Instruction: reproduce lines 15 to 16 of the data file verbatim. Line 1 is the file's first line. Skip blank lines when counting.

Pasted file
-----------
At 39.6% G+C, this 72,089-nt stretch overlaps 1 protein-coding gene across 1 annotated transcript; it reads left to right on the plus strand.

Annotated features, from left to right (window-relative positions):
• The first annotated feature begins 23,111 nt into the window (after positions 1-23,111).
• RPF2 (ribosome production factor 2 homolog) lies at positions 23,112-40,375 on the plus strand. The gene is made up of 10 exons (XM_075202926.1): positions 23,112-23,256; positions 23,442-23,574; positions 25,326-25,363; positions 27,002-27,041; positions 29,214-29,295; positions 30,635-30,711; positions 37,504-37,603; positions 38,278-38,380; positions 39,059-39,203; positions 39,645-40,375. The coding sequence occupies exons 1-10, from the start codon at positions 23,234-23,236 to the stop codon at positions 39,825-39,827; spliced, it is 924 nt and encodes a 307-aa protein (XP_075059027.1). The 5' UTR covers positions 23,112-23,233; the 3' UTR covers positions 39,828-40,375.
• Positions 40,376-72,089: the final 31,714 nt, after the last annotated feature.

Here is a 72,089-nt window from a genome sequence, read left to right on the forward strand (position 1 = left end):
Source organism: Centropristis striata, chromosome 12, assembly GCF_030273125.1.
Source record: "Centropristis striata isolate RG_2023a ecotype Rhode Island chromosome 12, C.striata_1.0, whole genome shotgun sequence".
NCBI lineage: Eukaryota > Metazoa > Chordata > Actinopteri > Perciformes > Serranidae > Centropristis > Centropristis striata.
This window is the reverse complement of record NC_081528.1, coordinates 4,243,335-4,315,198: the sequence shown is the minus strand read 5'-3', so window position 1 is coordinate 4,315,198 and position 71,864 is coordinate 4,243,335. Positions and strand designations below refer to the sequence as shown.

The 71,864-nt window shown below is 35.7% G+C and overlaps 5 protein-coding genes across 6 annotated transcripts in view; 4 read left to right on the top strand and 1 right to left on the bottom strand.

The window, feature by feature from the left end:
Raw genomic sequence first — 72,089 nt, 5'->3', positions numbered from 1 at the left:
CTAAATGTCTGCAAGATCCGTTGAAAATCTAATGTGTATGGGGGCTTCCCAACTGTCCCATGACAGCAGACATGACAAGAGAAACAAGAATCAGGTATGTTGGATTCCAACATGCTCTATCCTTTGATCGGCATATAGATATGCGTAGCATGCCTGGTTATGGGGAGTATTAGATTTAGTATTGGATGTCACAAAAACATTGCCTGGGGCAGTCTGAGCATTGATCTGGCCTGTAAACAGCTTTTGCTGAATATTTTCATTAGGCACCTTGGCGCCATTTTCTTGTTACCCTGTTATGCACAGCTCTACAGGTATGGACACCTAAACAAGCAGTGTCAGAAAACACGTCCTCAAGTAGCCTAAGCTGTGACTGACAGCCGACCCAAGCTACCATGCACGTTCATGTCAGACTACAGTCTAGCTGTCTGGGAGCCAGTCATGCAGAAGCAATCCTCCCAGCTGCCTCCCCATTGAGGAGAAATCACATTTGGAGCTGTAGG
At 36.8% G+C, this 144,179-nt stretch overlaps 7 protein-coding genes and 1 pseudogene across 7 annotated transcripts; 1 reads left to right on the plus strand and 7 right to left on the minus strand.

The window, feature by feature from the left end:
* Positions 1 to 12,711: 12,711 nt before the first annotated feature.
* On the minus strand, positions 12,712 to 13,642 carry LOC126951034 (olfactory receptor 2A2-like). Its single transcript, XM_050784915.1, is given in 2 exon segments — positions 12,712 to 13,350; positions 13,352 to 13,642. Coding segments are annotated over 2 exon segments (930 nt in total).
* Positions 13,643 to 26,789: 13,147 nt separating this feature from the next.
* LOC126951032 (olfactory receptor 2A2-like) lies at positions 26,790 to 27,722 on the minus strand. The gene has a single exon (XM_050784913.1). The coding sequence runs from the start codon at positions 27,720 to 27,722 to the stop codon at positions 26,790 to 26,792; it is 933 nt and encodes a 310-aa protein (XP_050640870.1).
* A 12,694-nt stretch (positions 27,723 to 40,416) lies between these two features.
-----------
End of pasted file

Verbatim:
At 36.8% G+C, this 144,179-nt stretch overlaps 7 protein-coding genes and 1 pseudogene across 7 annotated transcripts; 1 reads left to right on the plus strand and 7 right to left on the minus strand.

The window, feature by feature from the left end: